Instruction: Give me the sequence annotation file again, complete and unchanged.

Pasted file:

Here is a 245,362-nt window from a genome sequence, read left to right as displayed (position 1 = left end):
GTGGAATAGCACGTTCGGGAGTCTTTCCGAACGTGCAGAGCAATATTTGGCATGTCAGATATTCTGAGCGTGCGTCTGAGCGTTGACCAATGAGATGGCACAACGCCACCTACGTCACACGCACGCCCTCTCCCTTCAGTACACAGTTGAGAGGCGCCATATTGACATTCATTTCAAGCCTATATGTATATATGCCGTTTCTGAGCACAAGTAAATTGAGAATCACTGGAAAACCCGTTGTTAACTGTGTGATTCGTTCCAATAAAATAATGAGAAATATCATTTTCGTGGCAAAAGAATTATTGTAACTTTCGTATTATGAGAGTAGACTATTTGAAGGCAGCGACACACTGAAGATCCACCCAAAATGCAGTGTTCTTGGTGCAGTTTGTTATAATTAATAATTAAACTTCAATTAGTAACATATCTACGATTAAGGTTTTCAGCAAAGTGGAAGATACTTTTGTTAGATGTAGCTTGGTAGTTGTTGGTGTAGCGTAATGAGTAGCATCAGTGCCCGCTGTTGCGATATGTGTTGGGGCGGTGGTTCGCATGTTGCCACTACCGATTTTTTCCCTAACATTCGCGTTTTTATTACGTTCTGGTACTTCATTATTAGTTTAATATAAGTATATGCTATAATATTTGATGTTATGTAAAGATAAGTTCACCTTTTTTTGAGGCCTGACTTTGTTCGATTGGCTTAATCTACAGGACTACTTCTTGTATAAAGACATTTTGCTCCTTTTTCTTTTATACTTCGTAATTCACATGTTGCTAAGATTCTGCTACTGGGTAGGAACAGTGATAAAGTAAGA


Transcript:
Here is a 245,362-nt window from a genome sequence, read left to right as displayed (position 1 = left end):
GTGGAATAGCACGTTCGGGAGTCTTTCCGAACGTGCAGAGCAATATTTGGCATGTCAGATATTCTGAGCGTGCGTCTGAGCGTTGACCAATGAGATGGCACAACGCCACCTACGTCACACGCACGCCCTCTCCCTTCAGTACACAGTTGAGAGGCGCCATATTGACATTCATTTCAAGCCTATATGTATATATGCCGTTTCTGAGCACAAGTAAATTGAGAATCACTGGAAAACCCGTTGTTAACTGTGTGATTCGTTCCAATAAAATAATGAGAAATATCATTTTCGTGGCAAAAGAATTATTGTAACTTTCGTATTATGAGAGTAGACTATTTGAAGGCAGCGACACACTGAAGATCCACCCAAAATGCAGTGTTCTTGGTGCAGTTTGTTATAATTAATAATTAAACTTCAATTAGTAACATATCTACGATTAAGGTTTTCAGCAAAGTGGAAGATACTTTTGTTAGATGTAGCTTGGTAGTTGTTGGTGTAGCGTAATGAGTAGCATCAGTGCCCGCTGTTGCGATATGTGTTGGGGCGGTGGTTCGCATGTTGCCACTACCGATTTTTTCCCTAACATTCGCGTTTTTATTACGTTCTGGTACTTCATTATTAGTTTAATATAAGTATATGCTATAATATTTGATGTTATGTAAAGATAAGTTCACCTTTTTTTGAGGCCTGACTTTGTTCGATTGGCTTAATCTACAGGACTACTTCTTGTATAAAGACATTTTGCTCCTTTTTCTTTTATACTTCGTAATTCACATGTTGCTAAGATTCTGCTACTGGGTAGGAACAGTGATAAAGTAAGA